Something that should have been explicitly discussed while they were looking at this census is that family relationships are not stated (they don’t appear in the federal census until 1880).  The children need not have been Martha’s.  They could have been children of a brother, foundlings whom the family had taken in, or even John’s children.  It’s perfectly fine to make the hypothesis that they’re Martha’s children and that John is Martha’s father, but make it clear that it’s a working hypothesis!  Then look for records to see if the hypothesis is correct.

Then Shumway comes up with something that’s totally out of left field, at least based on my logic.  He tells Nixon that he always looks for information related to the Civil War.  But why does he bring it up now?  We’ve only looked at a marriage in 1839 and the 1850 census.  We haven’t even found the family in 1860, just prior to the beginning of the Civil War.  Ok, we know why — because the Ancestry research team found a record.  But this an incredibly heavy-handed way to introduce the information.  I felt like I was riding in a car that had just veered off the highway.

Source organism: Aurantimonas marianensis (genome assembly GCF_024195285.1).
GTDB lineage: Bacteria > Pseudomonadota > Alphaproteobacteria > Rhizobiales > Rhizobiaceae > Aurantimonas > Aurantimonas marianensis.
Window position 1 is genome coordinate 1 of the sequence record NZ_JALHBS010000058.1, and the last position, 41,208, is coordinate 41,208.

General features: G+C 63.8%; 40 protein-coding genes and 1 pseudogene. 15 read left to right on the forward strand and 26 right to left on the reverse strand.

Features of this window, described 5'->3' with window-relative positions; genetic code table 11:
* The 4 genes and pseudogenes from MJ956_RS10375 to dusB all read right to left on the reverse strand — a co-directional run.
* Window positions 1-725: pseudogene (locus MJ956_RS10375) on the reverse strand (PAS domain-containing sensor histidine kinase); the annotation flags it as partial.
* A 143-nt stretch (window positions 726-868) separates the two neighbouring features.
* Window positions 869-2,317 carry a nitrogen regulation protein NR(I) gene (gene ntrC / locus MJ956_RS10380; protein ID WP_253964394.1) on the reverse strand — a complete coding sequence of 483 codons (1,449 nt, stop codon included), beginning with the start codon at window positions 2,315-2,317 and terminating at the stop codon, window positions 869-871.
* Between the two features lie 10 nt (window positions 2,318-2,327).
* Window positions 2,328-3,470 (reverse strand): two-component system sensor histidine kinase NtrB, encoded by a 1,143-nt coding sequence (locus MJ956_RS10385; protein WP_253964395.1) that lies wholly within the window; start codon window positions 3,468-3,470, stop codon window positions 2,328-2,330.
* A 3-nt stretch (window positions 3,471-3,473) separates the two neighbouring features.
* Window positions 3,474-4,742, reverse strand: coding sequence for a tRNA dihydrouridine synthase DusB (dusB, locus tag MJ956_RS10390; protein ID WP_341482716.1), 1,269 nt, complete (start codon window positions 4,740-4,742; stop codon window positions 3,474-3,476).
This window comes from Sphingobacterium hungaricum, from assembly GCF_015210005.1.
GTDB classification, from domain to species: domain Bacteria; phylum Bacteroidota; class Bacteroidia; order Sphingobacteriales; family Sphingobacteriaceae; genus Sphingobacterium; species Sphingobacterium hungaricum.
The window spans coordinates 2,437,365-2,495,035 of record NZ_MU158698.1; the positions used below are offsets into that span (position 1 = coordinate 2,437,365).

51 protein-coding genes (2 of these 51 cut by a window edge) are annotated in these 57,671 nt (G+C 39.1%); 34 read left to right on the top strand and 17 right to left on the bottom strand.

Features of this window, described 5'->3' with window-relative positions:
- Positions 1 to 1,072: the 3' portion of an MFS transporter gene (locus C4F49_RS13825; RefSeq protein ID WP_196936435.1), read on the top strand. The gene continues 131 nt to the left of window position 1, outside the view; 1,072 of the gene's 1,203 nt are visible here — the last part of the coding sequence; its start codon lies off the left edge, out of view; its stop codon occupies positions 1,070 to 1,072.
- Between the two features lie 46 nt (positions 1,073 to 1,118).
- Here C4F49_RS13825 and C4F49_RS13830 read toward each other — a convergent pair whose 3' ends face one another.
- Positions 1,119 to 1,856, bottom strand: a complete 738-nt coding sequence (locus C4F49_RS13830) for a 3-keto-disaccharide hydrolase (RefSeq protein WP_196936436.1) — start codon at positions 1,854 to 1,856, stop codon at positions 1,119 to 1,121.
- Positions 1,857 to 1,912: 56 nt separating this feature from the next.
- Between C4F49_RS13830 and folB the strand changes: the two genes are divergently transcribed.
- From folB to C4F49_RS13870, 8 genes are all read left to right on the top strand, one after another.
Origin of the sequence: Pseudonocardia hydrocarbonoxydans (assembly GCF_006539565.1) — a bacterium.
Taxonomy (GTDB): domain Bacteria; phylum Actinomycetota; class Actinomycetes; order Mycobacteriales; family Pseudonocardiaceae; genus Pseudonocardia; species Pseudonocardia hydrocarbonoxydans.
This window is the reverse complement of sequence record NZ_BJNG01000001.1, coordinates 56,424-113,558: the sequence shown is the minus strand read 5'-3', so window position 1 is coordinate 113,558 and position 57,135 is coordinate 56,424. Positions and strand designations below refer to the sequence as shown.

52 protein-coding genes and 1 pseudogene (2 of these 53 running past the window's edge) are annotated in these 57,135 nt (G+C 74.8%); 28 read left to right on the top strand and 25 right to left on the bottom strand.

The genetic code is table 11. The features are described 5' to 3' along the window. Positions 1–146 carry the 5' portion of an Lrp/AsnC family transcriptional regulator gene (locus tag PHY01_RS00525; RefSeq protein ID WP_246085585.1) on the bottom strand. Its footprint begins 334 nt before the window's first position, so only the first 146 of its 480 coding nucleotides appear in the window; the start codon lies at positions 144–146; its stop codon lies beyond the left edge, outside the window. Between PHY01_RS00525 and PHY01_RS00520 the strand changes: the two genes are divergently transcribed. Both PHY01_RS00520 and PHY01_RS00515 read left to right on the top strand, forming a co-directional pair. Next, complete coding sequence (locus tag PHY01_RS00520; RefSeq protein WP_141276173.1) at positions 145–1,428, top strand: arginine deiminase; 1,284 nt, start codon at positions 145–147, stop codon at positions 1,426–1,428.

That said, Shumway starts talking about pensions and how they can help prove family history.  My first thought was that Noah Sr. had served and maybe Martha had filed for pension benefits based on his service.  But no, Shumway talks about Noah Jr. and how Nixon might want to check to see if he had served, as he would have been 18 years old when the war began in 1861, and there probably would be a lot of detail about the family.  (In a court case, this would probably be classified as a leading question.)

Nixon asks if she should try it now.  Shumway tells her to go to Ancestry under military and look for Noah Curnutt.  She finds an image of an index card for a pension application under Martha's name, filed on July 22, 1881.  Shumway explains that the fact it’s a mother’s pension suggests Noah had been the financial support of the family and that he had died.  He tells Nixon that the pension file is available at the National Archives in Washington, D.C., and that should be her next stop.